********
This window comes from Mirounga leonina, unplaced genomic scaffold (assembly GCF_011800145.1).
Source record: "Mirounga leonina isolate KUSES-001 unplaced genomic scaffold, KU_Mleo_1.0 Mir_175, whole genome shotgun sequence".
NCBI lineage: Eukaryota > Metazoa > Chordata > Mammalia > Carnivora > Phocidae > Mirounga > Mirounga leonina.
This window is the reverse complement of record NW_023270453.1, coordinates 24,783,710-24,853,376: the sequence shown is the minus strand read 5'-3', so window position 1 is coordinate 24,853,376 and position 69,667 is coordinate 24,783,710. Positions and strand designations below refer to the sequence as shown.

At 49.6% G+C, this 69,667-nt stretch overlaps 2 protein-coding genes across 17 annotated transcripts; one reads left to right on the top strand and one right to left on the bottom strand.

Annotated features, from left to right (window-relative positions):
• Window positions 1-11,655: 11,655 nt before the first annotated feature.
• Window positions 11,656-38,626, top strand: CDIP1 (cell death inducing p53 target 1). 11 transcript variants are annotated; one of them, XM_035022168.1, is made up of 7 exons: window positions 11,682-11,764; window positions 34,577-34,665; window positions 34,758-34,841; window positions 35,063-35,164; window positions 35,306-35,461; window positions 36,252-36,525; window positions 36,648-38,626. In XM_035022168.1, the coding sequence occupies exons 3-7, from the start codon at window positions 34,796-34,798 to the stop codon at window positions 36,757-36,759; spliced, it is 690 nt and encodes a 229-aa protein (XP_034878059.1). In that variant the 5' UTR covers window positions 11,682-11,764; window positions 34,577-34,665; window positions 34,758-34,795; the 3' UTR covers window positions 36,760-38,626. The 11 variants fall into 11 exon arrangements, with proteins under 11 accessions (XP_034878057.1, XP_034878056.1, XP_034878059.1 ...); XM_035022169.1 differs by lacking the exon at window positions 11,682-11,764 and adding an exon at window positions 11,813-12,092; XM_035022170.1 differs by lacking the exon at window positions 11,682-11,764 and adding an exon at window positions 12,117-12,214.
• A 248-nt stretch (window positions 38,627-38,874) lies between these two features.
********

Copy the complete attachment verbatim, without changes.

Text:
This window comes from Mirounga leonina, unplaced genomic scaffold (assembly GCF_011800145.1).
Source record: "Mirounga leonina isolate KUSES-001 unplaced genomic scaffold, KU_Mleo_1.0 Mir_175, whole genome shotgun sequence".
NCBI lineage: Eukaryota > Metazoa > Chordata > Mammalia > Carnivora > Phocidae > Mirounga > Mirounga leonina.
This window is the reverse complement of record NW_023270453.1, coordinates 24,783,710-24,853,376: the sequence shown is the minus strand read 5'-3', so window position 1 is coordinate 24,853,376 and position 69,667 is coordinate 24,783,710. Positions and strand designations below refer to the sequence as shown.

At 49.6% G+C, this 69,667-nt stretch overlaps 2 protein-coding genes across 17 annotated transcripts; one reads left to right on the top strand and one right to left on the bottom strand.

Annotated features, from left to right (window-relative positions):
• Window positions 1-11,655: 11,655 nt before the first annotated feature.
• Window positions 11,656-38,626, top strand: CDIP1 (cell death inducing p53 target 1). 11 transcript variants are annotated; one of them, XM_035022168.1, is made up of 7 exons: window positions 11,682-11,764; window positions 34,577-34,665; window positions 34,758-34,841; window positions 35,063-35,164; window positions 35,306-35,461; window positions 36,252-36,525; window positions 36,648-38,626. In XM_035022168.1, the coding sequence occupies exons 3-7, from the start codon at window positions 34,796-34,798 to the stop codon at window positions 36,757-36,759; spliced, it is 690 nt and encodes a 229-aa protein (XP_034878059.1). In that variant the 5' UTR covers window positions 11,682-11,764; window positions 34,577-34,665; window positions 34,758-34,795; the 3' UTR covers window positions 36,760-38,626. The 11 variants fall into 11 exon arrangements, with proteins under 11 accessions (XP_034878057.1, XP_034878056.1, XP_034878059.1 ...); XM_035022169.1 differs by lacking the exon at window positions 11,682-11,764 and adding an exon at window positions 11,813-12,092; XM_035022170.1 differs by lacking the exon at window positions 11,682-11,764 and adding an exon at window positions 12,117-12,214.
• A 248-nt stretch (window positions 38,627-38,874) lies between these two features.